Asian Clams are not regulated by the FWC, and no permit is required to import this species or transport specimens within the state. Exportation of them from Florida into another state may require a permit depending on other state laws.
The Asian Clam is a small species of freshwater mollusk, typically less than 50 mm (2 in) in length, characterized by a yellowish-brown shell with brown concentric rings. They have a lifespan ranging from 1 to 7 years, and reproduce annually.
The Asian Clam is hermaphroditic, allowing reproduction through both sexual and asexual means. Newly formed larvae disperse in water systems through passive currents-allowing rapid spread and establishment in downstream areas of rivers.
Their habitat consists of muddy benthic substrates in lakes, streams and rivers, where they burrow in shallow water areas and forage by filtering food particles from the water column.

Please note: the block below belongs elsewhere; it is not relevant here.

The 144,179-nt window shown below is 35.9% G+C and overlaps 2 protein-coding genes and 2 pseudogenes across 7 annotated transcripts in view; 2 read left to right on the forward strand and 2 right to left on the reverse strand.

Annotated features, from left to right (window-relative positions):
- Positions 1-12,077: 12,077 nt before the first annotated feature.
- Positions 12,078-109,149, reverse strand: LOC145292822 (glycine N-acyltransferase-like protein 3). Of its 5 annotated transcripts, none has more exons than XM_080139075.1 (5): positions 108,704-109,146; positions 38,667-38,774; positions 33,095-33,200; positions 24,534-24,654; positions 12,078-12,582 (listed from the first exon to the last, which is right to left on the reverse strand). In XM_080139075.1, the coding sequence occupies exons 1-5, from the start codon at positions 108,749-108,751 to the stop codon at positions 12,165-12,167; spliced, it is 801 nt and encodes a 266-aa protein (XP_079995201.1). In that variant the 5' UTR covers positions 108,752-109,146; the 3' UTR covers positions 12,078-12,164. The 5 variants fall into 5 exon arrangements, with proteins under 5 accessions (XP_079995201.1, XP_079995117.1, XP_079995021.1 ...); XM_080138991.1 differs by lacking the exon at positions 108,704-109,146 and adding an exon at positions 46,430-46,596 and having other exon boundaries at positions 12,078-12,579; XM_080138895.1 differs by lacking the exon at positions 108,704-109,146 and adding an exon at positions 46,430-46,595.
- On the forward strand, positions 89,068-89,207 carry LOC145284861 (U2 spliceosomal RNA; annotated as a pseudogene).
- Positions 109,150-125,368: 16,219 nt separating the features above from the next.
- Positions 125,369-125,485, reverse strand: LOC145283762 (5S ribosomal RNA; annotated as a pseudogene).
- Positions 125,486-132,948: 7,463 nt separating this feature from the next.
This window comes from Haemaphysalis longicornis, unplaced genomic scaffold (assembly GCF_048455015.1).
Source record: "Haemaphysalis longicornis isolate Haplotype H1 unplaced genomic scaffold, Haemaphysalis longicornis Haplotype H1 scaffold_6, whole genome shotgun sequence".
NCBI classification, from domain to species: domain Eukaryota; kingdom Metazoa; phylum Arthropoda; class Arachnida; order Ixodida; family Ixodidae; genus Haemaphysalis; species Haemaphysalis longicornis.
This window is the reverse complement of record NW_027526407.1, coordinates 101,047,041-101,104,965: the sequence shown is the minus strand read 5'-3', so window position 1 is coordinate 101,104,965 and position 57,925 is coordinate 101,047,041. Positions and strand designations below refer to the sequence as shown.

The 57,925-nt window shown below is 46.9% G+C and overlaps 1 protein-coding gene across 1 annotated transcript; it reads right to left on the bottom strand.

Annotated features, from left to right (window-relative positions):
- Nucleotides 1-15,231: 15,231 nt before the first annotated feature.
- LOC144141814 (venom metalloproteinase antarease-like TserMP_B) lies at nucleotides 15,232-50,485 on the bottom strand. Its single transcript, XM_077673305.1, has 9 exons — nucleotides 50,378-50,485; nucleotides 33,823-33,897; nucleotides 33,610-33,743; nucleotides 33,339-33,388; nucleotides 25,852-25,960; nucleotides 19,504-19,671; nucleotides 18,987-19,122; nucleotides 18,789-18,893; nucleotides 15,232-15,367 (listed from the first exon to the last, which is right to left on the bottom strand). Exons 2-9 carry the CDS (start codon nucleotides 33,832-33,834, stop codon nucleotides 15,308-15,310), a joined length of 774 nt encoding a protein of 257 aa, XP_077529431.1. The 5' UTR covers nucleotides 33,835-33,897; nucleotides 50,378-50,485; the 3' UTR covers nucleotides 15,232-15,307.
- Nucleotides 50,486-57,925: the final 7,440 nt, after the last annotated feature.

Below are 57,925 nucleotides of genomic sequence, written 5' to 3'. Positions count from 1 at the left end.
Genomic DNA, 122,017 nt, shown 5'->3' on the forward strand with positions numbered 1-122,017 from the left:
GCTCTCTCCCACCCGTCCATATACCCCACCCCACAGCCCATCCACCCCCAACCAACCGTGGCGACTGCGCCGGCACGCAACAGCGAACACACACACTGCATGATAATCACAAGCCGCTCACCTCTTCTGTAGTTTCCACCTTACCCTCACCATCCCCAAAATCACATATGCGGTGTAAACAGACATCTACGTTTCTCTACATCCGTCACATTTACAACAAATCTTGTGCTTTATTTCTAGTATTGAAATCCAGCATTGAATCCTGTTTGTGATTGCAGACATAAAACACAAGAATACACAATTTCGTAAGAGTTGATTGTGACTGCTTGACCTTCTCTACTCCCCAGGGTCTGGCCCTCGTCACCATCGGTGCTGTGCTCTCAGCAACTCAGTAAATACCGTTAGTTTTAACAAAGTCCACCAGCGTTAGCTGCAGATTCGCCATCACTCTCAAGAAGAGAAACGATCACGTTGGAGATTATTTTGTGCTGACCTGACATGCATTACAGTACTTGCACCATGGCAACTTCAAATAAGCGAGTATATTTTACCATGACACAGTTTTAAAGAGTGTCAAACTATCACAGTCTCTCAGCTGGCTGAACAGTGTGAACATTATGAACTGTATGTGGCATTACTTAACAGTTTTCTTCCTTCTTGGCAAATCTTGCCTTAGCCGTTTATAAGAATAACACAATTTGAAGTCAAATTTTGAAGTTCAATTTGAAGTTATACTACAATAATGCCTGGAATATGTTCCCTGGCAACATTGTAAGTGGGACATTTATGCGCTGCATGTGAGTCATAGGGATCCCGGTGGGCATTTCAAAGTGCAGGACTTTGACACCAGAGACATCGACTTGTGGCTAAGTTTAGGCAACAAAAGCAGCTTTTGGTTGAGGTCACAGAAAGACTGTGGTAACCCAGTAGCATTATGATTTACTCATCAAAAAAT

The Asian clam is a filter-feeding bivalve. It filters microscopic organisms, such as plankton, from the water.
They are native throughout Asia, North and South America, Europe and parts of Africa. They occurs primarily in streams south of 40 degrees latitude in the northern hemisphere.
Asian clams are distributed all throughout the state of Florida, with the largest populations established near Tallahassee, Pensacola and Gainesville. They are thought to have been brought into the United States by Asian Immigrants, and released into river systems as a food item. Additional release from bait buckets and the aquarium trade has contributed to the widespread distribution we see today. See where the species has been reported in Florida.
Asian Clams cause widespread economic problems through clogging the pipes of many Electric and Nuclear Power Plants. Water currents from streams, rivers, and reservoirs deposit the larvae within raw service pipes and condenser tubes of the plan. Here they attach themselves and grow to full size adults, resulting in reduced water flow and decreased efficiency of energy generation. This harmful impact is referred to as ‘biofouling’ and results in estimated costs of about $1 billion USD a year nationwide, presenting a large problem to the nation’s energy industry. Additionally, Asian Clams are known to be found in concentrations high as thousands of individuals per square meter, resulting in elimination of native freshwater mollusk populations through competition for food.